Jun. 18, 2021

Education in a Pandemic

As Covid 19 continues to have a grip on much of the world, formal classroom education is never certain. Here in Cyprus, we have seen schools closed, reopened, individual classes and teachers sent home and now, with summer holidays upon us, many young people ruefully think back on a year's serious disruption to their individual learning journeys.

It is at times like these that online learning becomes more than an additional teaching resource. For many school children, and indeed all learners, the only way they have been able to continue studying is by working online from home. A few weeks ago, I took the decision to stop using the Moodle platform to host my own online courses. Although it has perfectly adequate technology for video conferencing with groups of people, I have consistenly found that learners on my courses feel they are much better looked after on a one-to-one basis. Consquently, we have shifted our delivery to shared folders on Google Drive or something similar, and I have been using Zoom for personal interaction on a regular and frequent basis. People have never felt the need to feel personally looked after more.

I have also arranged a moratorium on assessed teaching practice while actual classroom attendance is doubtful. Our main awarding body, CPD, has been very understanding about the needs of students at this time and certification is not an issue. When classes do finally return to normal (whatever normal will mean in a post-Covid world) then we can revisit the subject and return to assessed teaching practice by observing videorecorded lessons.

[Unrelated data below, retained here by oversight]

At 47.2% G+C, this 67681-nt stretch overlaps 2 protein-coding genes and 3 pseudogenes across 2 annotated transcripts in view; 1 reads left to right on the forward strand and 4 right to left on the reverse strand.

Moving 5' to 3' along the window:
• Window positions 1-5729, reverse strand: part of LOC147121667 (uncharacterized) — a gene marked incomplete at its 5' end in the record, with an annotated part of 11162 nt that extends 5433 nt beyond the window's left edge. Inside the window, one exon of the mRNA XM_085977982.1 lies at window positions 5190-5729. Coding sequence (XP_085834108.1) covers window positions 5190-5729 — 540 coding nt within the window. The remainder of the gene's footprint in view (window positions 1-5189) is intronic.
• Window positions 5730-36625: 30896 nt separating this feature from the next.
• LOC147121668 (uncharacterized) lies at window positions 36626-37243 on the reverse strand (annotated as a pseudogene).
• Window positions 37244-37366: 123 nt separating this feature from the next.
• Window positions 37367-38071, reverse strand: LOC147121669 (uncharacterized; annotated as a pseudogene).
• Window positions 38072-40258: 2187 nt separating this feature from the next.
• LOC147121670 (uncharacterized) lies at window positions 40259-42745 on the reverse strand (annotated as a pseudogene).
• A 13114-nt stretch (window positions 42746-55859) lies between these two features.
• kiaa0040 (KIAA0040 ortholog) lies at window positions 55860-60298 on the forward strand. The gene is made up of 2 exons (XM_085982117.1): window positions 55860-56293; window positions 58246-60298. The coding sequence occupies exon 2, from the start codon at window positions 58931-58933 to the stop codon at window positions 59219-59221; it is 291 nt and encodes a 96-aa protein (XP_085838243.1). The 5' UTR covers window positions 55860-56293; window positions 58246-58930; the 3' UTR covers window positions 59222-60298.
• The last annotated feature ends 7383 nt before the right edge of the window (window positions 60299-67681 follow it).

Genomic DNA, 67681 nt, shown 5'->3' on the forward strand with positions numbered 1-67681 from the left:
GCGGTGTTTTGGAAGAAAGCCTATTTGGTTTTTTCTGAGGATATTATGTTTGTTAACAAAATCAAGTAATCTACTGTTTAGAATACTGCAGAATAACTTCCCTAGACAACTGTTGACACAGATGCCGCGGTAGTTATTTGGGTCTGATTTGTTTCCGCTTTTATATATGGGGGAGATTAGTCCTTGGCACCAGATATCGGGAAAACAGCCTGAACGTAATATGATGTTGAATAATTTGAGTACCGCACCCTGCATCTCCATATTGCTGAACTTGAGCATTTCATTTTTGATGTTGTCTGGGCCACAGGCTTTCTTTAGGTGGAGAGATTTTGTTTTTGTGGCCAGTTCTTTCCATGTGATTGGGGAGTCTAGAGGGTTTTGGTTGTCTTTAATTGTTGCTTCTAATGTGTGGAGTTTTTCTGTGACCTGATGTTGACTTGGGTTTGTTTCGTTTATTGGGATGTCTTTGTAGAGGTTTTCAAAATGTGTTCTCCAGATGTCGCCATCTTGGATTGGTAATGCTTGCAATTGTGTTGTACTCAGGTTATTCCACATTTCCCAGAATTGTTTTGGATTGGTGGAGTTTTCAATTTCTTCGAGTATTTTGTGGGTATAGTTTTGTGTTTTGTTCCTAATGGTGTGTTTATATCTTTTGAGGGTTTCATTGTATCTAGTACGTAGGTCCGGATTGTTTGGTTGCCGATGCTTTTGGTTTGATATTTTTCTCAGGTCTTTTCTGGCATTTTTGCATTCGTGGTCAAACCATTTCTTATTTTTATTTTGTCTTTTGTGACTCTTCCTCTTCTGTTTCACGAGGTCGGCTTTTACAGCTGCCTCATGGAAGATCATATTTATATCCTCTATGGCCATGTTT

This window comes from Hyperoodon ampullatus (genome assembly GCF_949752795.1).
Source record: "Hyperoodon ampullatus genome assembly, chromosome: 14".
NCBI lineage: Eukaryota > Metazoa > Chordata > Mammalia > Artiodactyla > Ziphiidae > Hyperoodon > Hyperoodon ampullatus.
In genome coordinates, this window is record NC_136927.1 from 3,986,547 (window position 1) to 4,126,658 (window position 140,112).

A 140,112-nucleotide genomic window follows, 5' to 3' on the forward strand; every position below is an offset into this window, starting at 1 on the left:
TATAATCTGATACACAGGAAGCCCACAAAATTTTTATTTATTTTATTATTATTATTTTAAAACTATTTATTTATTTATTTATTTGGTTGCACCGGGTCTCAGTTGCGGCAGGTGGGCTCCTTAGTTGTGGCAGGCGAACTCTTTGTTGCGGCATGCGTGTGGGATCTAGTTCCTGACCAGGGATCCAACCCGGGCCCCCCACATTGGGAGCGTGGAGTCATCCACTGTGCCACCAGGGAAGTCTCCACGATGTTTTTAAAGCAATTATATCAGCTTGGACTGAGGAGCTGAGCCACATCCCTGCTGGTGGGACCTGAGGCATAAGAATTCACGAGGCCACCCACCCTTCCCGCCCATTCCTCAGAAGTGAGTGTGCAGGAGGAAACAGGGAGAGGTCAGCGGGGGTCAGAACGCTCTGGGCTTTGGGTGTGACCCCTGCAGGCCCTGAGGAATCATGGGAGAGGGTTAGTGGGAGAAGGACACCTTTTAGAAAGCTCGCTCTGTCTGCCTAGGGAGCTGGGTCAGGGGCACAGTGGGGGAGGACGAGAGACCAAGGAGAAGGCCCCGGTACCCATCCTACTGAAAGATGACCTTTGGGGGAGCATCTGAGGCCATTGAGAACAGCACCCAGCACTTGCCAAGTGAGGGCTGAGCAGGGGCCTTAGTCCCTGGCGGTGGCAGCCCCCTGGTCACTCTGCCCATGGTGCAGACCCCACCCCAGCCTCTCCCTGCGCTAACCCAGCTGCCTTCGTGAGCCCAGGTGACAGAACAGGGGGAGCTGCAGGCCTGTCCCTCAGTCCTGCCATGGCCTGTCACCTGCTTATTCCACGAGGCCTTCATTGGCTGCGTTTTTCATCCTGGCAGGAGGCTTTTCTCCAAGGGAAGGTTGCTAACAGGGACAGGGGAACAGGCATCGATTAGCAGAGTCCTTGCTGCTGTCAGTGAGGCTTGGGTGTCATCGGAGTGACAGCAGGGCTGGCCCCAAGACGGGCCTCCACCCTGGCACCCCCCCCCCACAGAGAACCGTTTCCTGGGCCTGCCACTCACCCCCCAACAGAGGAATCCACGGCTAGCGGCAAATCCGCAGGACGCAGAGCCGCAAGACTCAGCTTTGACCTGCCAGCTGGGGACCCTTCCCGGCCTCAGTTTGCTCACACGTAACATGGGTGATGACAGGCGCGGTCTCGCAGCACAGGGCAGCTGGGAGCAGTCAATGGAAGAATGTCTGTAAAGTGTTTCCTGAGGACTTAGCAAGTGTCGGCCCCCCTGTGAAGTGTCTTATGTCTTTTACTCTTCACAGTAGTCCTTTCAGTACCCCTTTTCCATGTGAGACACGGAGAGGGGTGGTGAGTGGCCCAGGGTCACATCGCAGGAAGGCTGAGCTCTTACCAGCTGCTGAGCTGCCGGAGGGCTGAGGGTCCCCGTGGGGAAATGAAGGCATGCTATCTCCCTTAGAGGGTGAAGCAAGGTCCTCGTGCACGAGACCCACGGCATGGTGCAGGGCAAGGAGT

I am also conscious of the financial effect the pandemic is having on everyone. Anyone taking one of my courses via the main platforms of Udemy, Uplyrn and Course Central, can apply for a free e-certificate if they successfully complete a programme. Moreover, anyone who has taken the Udemy teacher training course and wants to complete the full, UK-certified programme, can now do so for a total fee of 300 UK pounds, instead of the usual 450.00.

I can't end without a minor gripe about the misuse of language by the mainstream media. If a disease spreads throughout a community, or even a whole country, we call it an epidemic. If that same disease spreads throughout the world, it becomes a pandemic. Why then, must the BBC, CNN, Sky News and anyone else continue to refer to Covid 19 as a "global pandemic?" The fact that it is global makes it a pandemic by default. Sloppy thinking and poor use of the English language will always get reported and critcised here. Maintenance of rigorous standards is not the same as pedantry.

Keep safe everyone, wherever you are.